2009–2015 Board of Directors, Mariposa Food Co-op.

Oversaw a community-owned grocery store, including as president for two years and secretary for one. Led development of membership policy and consensus-based decision-making procedures. Developed voting software. Hired managers. Negotiated with staff. Grew annual revenue from under $1 million to over $5 million and staff from nine to 45.

2002–2008 Software and Web Development Consultant.

Ported computer graphics software for visualizing business accounting for Case Western Reserve University. Developed web application for tracking music practicing. Designed and built websites for musicians and nonprofit organizations.

2006–2007 Camps and Classes Specialist, Great Lakes Science Center.

Taught computer programming to children using Lego robotics. Supervised two staff.

2004–2005 Archives Assistant, Archives, Oberlin College.

Arranged and described records. Trained coworkers on information technology.

2000–2005 Demonstrator, Great Lakes Science Center.

Conducted science demonstrations. Maintained attendance database.

Appointments

2017– University Archivist and Head of Archives and Special Collections, California Institute of Technology.
2022 Adjunct Professor of History and Cultural Studies, Claremont Graduate University.
2015–2017 Mellon Postdoctoral Research Fellow, Digital Humanities Program, University of Southern California. Affiliated with Department of History, Visual Studies Research Institute, and Society of Fellows in the Humanities.

Education

2015 PhD, History and Sociology of Science, University of Pennsylvania.
2010 MA, History and Sociology of Science, University of Pennsylvania.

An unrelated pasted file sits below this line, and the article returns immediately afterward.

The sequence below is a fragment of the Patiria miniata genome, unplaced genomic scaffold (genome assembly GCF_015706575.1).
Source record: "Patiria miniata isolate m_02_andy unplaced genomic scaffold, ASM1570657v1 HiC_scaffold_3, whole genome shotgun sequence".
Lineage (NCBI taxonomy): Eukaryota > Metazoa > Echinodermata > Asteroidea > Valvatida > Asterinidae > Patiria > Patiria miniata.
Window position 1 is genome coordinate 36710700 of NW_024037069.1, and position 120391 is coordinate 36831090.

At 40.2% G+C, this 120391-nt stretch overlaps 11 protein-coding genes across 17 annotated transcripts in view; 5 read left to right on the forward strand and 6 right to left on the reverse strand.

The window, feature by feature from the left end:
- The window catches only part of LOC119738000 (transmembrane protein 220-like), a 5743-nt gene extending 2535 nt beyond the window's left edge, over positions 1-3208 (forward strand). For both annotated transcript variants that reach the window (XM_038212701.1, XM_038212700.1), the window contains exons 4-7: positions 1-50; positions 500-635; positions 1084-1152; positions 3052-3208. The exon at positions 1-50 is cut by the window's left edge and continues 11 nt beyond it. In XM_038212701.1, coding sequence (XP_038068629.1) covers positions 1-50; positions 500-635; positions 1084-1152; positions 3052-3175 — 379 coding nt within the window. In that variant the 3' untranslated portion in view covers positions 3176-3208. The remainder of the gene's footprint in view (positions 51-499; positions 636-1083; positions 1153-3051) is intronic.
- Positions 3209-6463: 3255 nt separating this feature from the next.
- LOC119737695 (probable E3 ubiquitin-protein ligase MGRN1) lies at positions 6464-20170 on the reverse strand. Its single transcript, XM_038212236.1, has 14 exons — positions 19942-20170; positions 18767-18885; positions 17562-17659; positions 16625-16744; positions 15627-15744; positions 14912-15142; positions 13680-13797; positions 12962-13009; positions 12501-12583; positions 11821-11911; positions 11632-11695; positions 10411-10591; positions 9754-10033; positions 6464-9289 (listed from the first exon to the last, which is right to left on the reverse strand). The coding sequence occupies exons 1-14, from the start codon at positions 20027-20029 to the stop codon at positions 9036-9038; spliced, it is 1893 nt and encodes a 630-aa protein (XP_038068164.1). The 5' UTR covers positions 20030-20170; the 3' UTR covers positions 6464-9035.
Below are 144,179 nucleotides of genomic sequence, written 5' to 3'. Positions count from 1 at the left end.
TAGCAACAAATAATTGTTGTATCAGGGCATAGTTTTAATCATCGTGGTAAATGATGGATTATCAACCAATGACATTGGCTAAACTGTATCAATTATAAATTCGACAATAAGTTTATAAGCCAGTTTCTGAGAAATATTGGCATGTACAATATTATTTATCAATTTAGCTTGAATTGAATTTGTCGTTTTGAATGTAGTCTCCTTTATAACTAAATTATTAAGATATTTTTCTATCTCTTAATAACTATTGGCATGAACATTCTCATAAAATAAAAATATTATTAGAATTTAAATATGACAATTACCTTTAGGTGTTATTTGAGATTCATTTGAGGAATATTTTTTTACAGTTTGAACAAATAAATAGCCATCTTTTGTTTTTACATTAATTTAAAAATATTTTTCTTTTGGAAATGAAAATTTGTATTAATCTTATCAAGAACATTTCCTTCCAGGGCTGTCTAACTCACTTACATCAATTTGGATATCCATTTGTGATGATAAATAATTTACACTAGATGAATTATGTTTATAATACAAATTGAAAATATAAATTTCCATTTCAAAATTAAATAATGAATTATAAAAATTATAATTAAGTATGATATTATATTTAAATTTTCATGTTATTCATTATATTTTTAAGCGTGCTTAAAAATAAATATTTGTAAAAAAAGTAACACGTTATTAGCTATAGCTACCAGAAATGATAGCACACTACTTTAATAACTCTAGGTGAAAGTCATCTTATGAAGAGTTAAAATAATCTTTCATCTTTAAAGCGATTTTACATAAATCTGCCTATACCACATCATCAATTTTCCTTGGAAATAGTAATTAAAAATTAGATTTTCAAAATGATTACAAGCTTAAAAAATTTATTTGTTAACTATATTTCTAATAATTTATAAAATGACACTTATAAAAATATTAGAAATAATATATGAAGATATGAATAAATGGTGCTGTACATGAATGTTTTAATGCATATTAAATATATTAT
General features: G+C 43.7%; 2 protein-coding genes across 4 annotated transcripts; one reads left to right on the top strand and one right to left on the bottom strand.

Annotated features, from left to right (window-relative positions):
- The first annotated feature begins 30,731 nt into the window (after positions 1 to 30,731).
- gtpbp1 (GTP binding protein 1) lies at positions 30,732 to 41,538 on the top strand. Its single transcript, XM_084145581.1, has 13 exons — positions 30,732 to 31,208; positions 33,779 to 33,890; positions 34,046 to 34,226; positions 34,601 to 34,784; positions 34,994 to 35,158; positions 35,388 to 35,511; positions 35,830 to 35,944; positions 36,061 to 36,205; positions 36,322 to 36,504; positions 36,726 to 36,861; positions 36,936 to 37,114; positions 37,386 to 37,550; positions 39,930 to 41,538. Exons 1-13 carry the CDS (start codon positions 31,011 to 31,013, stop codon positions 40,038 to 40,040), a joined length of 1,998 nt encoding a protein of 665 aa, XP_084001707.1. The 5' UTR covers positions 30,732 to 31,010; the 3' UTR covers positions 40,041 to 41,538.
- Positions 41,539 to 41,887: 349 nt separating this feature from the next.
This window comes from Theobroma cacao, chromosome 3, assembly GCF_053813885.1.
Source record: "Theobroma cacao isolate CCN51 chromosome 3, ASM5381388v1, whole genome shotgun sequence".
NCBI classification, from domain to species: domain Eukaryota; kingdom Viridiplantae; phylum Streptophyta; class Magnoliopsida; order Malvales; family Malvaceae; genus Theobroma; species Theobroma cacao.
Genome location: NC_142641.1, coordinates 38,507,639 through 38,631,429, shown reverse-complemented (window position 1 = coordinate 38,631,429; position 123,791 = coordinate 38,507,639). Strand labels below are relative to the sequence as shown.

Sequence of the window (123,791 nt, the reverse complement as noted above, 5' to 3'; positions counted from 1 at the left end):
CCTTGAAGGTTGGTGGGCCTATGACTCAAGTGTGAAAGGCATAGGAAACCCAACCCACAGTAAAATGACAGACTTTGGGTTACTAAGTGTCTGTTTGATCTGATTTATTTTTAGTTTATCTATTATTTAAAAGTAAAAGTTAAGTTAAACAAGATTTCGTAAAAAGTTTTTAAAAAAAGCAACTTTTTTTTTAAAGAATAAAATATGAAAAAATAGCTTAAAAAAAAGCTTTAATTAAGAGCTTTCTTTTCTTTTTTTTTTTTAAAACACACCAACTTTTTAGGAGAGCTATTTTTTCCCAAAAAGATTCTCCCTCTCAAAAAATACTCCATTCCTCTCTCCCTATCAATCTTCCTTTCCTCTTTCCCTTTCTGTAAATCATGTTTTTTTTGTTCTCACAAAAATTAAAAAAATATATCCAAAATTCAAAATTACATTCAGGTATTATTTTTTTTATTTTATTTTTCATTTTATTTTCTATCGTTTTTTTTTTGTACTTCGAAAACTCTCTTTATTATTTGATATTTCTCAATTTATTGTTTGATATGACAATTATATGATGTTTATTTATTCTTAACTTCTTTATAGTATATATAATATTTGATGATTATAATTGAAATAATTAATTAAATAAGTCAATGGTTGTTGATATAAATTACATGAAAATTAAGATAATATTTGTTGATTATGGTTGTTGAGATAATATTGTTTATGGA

History and Sociology of Science Seminar in History and Sociology of Science
Teaching History and Sociology of Science
Doing Science Studies
The Modern Origins of Science
Gender and Science
Biology in the Last Century
Genetics and Genomics
History of Anthropology
The Information Sciences
History of Technology
Research Seminar in History of Technology
History of Computing
Environmental History
Publish or Perish
History The Nature of Sex
Sociology Quantitative Methods
2007 BA with Highest Honors, History, Oberlin College.
Art History Approaches to Western Art
Biology Evolution
Classics Sexuality in Ancient Greece and Rome
Computer Science Advanced Principles of Computer Science
Programming Abstractions
English History and Structure of the English Language
Teaching and Tutoring Writing Across the Disciplines
German Elementary German
History Medieval and Early Modern Europe
Diversity and Cultural Interaction in Medieval Spain
Modern Japan
The Scientific Renaissance
History of Modern Science
Theology, Science, and the Secularization of Europe
Science, Religion, and Humanism in Modern Society
American Environmental History
Method in European History
Mathematics Calculus I
Discrete Mathematics
Philosophy Ancient Philosophy
Philosophy of Science
Politics Utopian Thought
European Political Theory from Machiavelli to Marx
Environmental Political Theory
Political Theory and Political Education
Religion Jerusalem: Negotiating Sacred Space
Islam
Hasidism
Spinoza: Philosophy, Heresy, and Modern Judaism

Expertise

Publications

Articles and Chapters

2023 “‘Video Is as Powerful as LSD’: Electronics and Psychedelics as Technologies of Consciousness,” in Expanding Mindscapes: A Global History of Psychedelics, edited by Erika Dyck and Chris Elcock (MIT Press).
2022 Video and the Self: Closed Circuit | Feedback | Narcissism,” chapter introduction in Video Theories: A Transdisciplinary Reader, edited by Dieter Daniels and Jan Thoben (Bloomsbury), 108–118.
2019 “La vidéo et les origines de la photographie électronique,” translated by Jean-François Allain, Transbordeur: Photographie histoire société 3: 26–35. English text available on the web.